Each module has guidelines for the teacher for each activity as well as links to related clips from the movie as well as newly generated material to  highlight the material to be learned. There are clips of actors from the movie addressing bullying issues as well as typical students responding to some of the issues being raised.    The activities are varied and engaging,  including discussions, writing activities and even script reading and rewriting.    Each module contains a closure activity as well as suggestions for follow-up activities and related Literature links.    Depending on the time available to the teacher,  a module may completed on a day or may be scheduled across days as is best for the particular teacher, class or school.    There is a culminating activity to engage students in creating an anti-bullying campaign unique to their school.

The intended outcome of the curriculum is to assist in the important work of establishing a climate and culture in which bullying behavior is not acceptable and the school and classroom norms are of respect and inclusion.   To be effective the lessons learned in this curriculum should be  extended and generalized to all classroom activities and the vocabulary and skills learned  explicitly utilized throughout the day. 

Stand Up Say No To Bullying will create a “Student Content” webpage as part of the Stand Up Say No website to link to approved, student produced content.  Permission to share any student videos must be obtained prior to uploading student content.   Teachers can upload content produced in the classroom to Youtube or Vimeo.  Send us the link at standupsayno@njpsa.org.  Upon approval, this content can be viewed on the Student Content page of this website.  This page (not currently visible) will be added upon receipt of student submissions.

If you have discovered an additional literature selection or technology based activity that supports one of our modules, we invite you to submit your recommendation along with your name and school district to standupsayno@njpsa.org.  We will review all submissions and will include your name and school district to all selected for inclusion.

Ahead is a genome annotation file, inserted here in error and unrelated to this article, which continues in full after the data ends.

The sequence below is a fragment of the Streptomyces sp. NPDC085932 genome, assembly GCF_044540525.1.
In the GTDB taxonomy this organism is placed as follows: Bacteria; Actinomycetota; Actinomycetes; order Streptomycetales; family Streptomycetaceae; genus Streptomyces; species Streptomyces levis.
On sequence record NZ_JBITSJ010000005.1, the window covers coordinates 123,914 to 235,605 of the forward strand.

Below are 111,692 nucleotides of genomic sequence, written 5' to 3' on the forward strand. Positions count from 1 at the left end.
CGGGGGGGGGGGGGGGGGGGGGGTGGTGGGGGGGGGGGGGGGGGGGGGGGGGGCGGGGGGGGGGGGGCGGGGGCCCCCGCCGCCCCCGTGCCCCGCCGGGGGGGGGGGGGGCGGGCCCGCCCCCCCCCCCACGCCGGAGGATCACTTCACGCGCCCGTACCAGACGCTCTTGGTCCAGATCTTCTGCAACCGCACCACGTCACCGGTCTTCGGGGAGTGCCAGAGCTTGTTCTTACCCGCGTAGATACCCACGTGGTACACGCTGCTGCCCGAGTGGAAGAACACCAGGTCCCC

If you wish to give us feedback regarding this curriculum please use the contact feature included in this program.

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Dear Parents,

We are pleased to let you know that your child’s class is participating in an anti-bullying initiative. The curriculum was developed by the New Jersey Principals and Supervisors Association in collaboration with the producers of the film “Contest”. It is designed to be both engaging and instructive.  The students have watched the movie, which has a strong anti-bullying and message. They are now participating in related activities within the class to give students the tools and skills to address bullying and normal social conflict. 

The issue of bullying is an important one for children today. Research indicates that one in four students experiences some form of bullying. All of the people involved in making this film and creating the curriculum care deeply about this issue and hope that they have contributed to raising awareness of the prevalence and impact of bullying and in providing opportunities to talk about positive ways to address this. 

We believe it is critical to talk with your children about bullying so they understand their options in safely addressing bullying behavior.  To assist you, we have provided some Conversation Starters to help facilitate these important conversations. While schools must take strong actions to create a climate and culture where this behavior is unacceptable, school leaders also recognize the importance that families play in establishing expectations for behavior and fostering healthy and positive peer relationships.

The most important thing you can do is to listen to your child so they know that  they are not alone and that they always have the support of caring adults, both at home and at school.  We hope this information is helpful to you.

Conversation Starters:

  1. What is bullying?   The generally accepted definition found at stopbullying.gov is provided here.  You can ask your child what they think bullying means and use this definition as appropriate to talk about the different types of bullying behavior. It is important to help your child distinguish between bullying and normal social conflict.

Bullying is unwanted, aggressive behavior among school aged children that involves a real or perceived power imbalance. The behavior is repeated, or has the potential to be repeated, over time. Both kids who are bullied and who bully others may have serious, lasting problems

In order to be considered bullying, the behavior must be aggressive and include:

An Imbalance of Power: Kids who bully use their power—such as physical strength, access to embarrassing information, or popularity—to control or harm others. Power imbalances can change over time and in different situations, even if they involve the same people. Normal social conflict does not involve an imbalance of power.

Repetition: Bullying behaviors happen more than once or have the potential to happen more than once.